keywords = "Infant, Locus of control, Poverty, Pregnancy, Weight",
author = "Gross, {Rachel S.} and Mendelsohn, {Alan L.} and Gross, {Michelle B.} and Roberta Scheinmann and Messito, {Mary Jo}",
year = "2015",
month = "9",
day = "30",
doi = "10.1016/j.acap.2016.02.003",
language = "English (US)",
journal = "Academic Pediatrics",
issn = "1876-2859",
publisher = "Elsevier Inc.",

}

TY - JOUR

T1 - Material Hardship and Internal Locus of Control Over the Prevention of Child Obesity in Low-Income Hispanic Pregnant Women

AU - Gross, Rachel S.

AU - Mendelsohn, Alan L.

AU - Gross, Michelle B.

AU - Scheinmann, Roberta

AU - Messito, Mary Jo

PY - 2015/9/30

Y1 - 2015/9/30

N2 - Objective: To determine the relations between household material hardships and having a low internal locus of control over the prevention of child obesity in low-income Hispanic pregnant women. Methods: We performed a cross-sectional analysis of baseline data collected during a third trimester prenatal visit from women participating in the Starting Early Study, a randomized controlled trial to test the efficacy of a primary care-based family-centered early child obesity prevention intervention. Using multiple logistic regression analyses, we determined whether 4 domains of material hardship (food insecurity, difficulty paying bills, housing disrepair, neighborhood stress), considered individually and also cumulatively, were associated with having a low internal locus of control over the prevention of child obesity. Results: The sample included 559 low-income Hispanic pregnant women, with 60% having experienced at least 1 hardship. Food insecurity was independently associated with a low internal locus of control over the prevention of child obesity (adjusted odds ratio, 2.38; 95% confidence interval, 1.50-3.77), controlling for other hardships and confounders. Experiencing a greater number of material hardships was associated in a dose-dependent relationship with an increased odds of having a low internal locus of control. Conclusions: Prenatal material hardships, in particular food insecurity, were associated with having a lower prenatal internal locus of control over the prevention of child obesity. Longitudinal follow-up of this cohort is needed to determine how relations between material hardships and having a low internal locus of control will ultimately affect infant feeding practices and child weight trajectories.

AB - Objective: To determine the relations between household material hardships and having a low internal locus of control over the prevention of child obesity in low-income Hispanic pregnant women. Methods: We performed a cross-sectional analysis of baseline data collected during a third trimester prenatal visit from women participating in the Starting Early Study, a randomized controlled trial to test the efficacy of a primary care-based family-centered early child obesity prevention intervention. Using multiple logistic regression analyses, we determined whether 4 domains of material hardship (food insecurity, difficulty paying bills, housing disrepair, neighborhood stress), considered individually and also cumulatively, were associated with having a low internal locus of control over the prevention of child obesity. Results: The sample included 559 low-income Hispanic pregnant women, with 60% having experienced at least 1 hardship. Food insecurity was independently associated with a low internal locus of control over the prevention of child obesity (adjusted odds ratio, 2.38; 95% confidence interval, 1.50-3.77), controlling for other hardships and confounders. Experiencing a greater number of material hardships was associated in a dose-dependent relationship with an increased odds of having a low internal locus of control. Conclusions: Prenatal material hardships, in particular food insecurity, were associated with having a lower prenatal internal locus of control over the prevention of child obesity. Longitudinal follow-up of this cohort is needed to determine how relations between material hardships and having a low internal locus of control will ultimately affect infant feeding practices and child weight trajectories.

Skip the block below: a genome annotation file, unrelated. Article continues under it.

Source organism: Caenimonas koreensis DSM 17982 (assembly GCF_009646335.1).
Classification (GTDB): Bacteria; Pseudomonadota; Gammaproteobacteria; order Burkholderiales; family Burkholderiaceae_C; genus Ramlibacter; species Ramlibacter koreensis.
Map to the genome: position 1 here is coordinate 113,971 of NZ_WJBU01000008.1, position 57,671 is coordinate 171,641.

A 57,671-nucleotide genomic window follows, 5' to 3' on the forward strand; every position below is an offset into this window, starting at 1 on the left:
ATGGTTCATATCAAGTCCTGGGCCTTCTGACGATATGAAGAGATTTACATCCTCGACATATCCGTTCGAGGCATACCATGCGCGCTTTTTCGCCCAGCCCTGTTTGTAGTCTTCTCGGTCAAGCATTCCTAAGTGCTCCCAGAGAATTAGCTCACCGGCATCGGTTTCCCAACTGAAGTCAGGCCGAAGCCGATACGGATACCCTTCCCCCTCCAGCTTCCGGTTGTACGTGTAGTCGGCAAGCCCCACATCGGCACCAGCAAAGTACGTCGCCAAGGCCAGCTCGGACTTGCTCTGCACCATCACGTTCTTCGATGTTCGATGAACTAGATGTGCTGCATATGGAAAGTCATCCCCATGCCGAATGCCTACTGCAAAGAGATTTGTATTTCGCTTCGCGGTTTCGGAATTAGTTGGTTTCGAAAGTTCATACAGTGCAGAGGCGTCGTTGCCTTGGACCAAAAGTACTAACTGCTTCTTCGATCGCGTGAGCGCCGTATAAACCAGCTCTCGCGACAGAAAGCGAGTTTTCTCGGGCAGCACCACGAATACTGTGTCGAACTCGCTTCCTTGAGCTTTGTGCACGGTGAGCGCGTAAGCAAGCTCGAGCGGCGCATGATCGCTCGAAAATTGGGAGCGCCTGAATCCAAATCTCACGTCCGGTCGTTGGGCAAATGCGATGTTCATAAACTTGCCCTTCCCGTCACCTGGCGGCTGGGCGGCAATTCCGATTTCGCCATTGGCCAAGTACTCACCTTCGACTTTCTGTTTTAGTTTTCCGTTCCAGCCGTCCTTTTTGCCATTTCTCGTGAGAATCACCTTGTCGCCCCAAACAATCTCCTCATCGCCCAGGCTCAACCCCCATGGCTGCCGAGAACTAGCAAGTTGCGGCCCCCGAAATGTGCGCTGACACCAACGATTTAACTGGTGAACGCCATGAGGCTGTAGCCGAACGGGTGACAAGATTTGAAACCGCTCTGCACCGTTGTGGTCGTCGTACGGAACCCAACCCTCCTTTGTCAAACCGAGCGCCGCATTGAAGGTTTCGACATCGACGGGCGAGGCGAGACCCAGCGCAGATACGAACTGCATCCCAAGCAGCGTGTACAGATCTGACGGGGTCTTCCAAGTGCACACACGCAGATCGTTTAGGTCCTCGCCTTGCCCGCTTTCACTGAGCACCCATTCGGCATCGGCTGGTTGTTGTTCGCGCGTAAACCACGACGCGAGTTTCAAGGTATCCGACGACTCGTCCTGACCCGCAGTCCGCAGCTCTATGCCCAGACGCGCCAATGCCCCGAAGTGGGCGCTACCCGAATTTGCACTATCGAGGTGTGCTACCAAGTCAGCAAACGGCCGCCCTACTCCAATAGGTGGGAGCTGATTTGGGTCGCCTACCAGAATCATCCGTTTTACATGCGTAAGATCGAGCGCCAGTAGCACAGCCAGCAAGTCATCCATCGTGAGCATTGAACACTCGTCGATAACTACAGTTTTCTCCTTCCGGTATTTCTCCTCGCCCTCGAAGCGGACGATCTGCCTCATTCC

KW - Infant

KW - Locus of control

KW - Poverty

KW - Pregnancy

KW - Weight

UR - http://www.scopus.com/inward/record.url?scp=84962197464&partnerID=8YFLogxK

UR - http://www.scopus.com/inward/citedby.url?scp=84962197464&partnerID=8YFLogxK

U2 - 10.1016/j.acap.2016.02.003

DO - 10.1016/j.acap.2016.02.003

M3 - Article

C2 - 26861931

AN - SCOPUS:84962197464

JO - Academic Pediatrics

JF - Academic Pediatrics

SN - 1876-2859

ER -